Suffering sanctifies the church and separates the true believers from the false. Facing suffering, people with wrong intentions and motives will often run away. In the emerging Afghan church when persecution and hardship came, many thieves, spies, and liars left. Under persecution and hardship, some people stopped coming to the church.
But it is encouraging to see that true believers continue to grow in their faith and number to bring glory to Jesus and advance his kingdom. Believers will be afraid, but they will not abandon Christ.
As an Afghan Christian, I have been imprisoned and exiled for following Christ and preaching his gospel. Sometimes, I questioned God’s purposes in my hardship and in being tortured in prison, but God’s grace strengthened me. The world will hate us because we follow Jesus. We need to be ready to respond to persecution.
The world will hate us because we follow Jesus. We need to be ready to respond to persecution.
Three Responses to Suffering
Christians respond to suffering in three God-honoring ways.
First, Christians respond by trusting God as they submit to suffering. The life of Joseph is an example of righteous suffering. Joseph wrongfully suffered when his brothers sold him into slavery, and he was accused of a sin in Potiphar’s house. Joseph trusted God’s good purposes in his hardship (Gen. 50:20).
Second, Christians respond by proclaiming the gospel. If we are to flee our hometown or country as result of persecution, we need to remember that our purpose in life is Jesus and we are to serve him and preach his good news wherever we land. We learn from the lives of early believers that when under persecution they fled from Jerusalem. As a result, the gospel spread to many other places. For example, the church in Antioch—one of the first churches outside of Jerusalem—became the sending church of Paul and Barnabas to the Gentiles (Acts 14:26).
Third, Christians persevere in suffering. In Acts 4:17–22 we see the boldness and courage of Peter and John in front of the Jewish council. Faced with the threat of further suffering, they testified about Jesus. By the help of the Spirit, we too can testify about Jesus and stand firm for the glory of God. We also have confidence that God will bring justice and punish the wrongdoers. Jesus is the victorious God.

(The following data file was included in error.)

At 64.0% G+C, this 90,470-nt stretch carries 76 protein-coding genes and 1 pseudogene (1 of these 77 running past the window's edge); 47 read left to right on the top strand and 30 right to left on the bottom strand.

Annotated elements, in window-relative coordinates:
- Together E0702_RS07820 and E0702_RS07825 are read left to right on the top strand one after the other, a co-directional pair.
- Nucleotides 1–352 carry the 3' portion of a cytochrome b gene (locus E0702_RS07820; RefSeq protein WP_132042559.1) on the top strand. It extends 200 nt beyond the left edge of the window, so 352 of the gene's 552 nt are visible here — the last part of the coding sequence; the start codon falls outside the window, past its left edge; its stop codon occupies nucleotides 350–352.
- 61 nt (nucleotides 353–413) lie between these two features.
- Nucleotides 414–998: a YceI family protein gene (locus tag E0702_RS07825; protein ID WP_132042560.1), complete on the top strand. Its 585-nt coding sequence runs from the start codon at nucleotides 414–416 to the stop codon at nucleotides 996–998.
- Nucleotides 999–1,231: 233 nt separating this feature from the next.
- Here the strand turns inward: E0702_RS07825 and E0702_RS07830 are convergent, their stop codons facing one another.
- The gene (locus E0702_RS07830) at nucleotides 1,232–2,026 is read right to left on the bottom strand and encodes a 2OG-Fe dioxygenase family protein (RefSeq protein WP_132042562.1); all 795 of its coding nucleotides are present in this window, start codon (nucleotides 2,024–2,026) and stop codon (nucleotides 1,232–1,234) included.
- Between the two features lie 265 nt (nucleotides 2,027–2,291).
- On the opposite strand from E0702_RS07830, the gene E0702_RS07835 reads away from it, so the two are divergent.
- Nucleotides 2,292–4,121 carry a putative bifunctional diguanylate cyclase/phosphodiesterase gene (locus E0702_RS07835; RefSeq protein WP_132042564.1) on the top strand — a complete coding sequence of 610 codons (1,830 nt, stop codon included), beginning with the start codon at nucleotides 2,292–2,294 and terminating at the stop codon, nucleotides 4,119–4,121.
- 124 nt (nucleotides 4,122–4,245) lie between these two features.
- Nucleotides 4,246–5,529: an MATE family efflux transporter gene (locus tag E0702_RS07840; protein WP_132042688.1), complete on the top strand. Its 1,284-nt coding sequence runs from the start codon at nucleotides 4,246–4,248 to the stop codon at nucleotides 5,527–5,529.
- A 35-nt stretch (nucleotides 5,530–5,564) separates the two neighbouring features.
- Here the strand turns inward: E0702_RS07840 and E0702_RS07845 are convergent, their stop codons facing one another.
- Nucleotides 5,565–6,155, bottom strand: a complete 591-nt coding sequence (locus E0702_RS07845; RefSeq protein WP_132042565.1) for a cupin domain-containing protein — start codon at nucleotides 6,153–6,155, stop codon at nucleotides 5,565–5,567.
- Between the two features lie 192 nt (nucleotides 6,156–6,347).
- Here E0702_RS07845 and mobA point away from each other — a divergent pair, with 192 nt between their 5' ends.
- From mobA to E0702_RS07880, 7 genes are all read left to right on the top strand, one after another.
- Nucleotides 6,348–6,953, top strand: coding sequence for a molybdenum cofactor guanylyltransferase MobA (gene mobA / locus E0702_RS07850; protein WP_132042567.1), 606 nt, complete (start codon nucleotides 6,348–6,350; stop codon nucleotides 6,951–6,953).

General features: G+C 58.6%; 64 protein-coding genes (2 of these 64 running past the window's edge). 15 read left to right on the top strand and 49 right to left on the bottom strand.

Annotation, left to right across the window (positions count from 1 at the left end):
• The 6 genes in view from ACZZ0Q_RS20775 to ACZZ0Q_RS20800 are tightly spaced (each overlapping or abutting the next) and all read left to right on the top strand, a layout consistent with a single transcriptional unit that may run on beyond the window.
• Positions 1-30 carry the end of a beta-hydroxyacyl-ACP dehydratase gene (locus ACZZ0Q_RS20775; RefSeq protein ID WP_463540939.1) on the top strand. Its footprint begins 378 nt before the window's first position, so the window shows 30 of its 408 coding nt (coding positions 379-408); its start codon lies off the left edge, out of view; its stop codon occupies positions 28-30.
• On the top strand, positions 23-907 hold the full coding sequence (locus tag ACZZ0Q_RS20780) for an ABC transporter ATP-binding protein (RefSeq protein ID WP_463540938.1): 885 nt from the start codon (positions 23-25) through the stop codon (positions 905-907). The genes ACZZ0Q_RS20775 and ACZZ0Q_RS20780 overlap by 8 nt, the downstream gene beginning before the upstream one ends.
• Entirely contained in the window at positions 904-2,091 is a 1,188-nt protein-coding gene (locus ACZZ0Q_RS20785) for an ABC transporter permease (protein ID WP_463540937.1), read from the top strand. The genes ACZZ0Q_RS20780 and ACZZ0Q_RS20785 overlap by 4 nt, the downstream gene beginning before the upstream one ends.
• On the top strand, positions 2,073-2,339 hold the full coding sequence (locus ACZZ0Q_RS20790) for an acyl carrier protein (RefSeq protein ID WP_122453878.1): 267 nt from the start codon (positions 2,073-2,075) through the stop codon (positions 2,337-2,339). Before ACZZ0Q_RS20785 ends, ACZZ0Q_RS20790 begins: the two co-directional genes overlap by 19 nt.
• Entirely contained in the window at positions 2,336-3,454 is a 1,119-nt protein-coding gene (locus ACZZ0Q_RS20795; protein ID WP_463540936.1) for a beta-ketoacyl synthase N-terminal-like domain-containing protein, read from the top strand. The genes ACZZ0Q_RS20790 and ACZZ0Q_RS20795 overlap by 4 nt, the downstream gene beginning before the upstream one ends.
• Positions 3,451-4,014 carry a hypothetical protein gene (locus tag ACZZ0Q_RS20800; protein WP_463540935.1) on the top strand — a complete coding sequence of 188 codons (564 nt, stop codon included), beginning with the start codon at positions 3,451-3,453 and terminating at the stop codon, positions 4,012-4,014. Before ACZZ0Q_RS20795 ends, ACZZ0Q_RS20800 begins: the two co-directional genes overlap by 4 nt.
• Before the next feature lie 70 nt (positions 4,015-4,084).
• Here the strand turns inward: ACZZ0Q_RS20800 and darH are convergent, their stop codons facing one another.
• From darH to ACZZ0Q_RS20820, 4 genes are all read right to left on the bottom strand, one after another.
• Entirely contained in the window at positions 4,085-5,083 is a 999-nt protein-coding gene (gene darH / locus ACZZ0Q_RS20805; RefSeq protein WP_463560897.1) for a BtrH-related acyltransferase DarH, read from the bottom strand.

What We Learn from Scripture
Peter says, “For to this you have been called, because Christ also suffered for you, leaving you an example, so that you might follow in his steps” (1 Pet. 2:21). We learn from the Bible that Christ is our example in suffering.
Christian persecution in the first few centuries after Christ was very common. The Bible itself, especially the book of Acts, shows what kind of suffering the church would go through until Christ’s return.
The consequences of worshiping Christ are also addressed by Peter in his first epistle. In this epistle, Peter writes to the persecuted church and telling them to rejoice and be glad for suffering, for the sake of their savior. He assures them that hardship is fleeting and glory is waiting for them in the presence of their Lord: “In this you rejoice, though now for a little while, if necessary, you have been grieved by various trials, so that the tested genuineness of your faith—more precious than gold that perishes though it is tested by fire—may be found to result in praise and glory and honor at the revelation of Jesus Christ” (1 Pet. 1:6–7).
God allows Christians to endure persecution as part of his plan for salvation and reconciliation. God’s purpose in persecution is for his glory, to build the church, and to sanctify the church. God teaches believers how to endure persecution by following the example of Jesus, trusting the promises of the Bible, and looking forward to the day when we will meet Jesus on his throne. And in every circumstance, we are not to deny our Lord and Savior Jesus Christ but to proclaim the gospel to the world.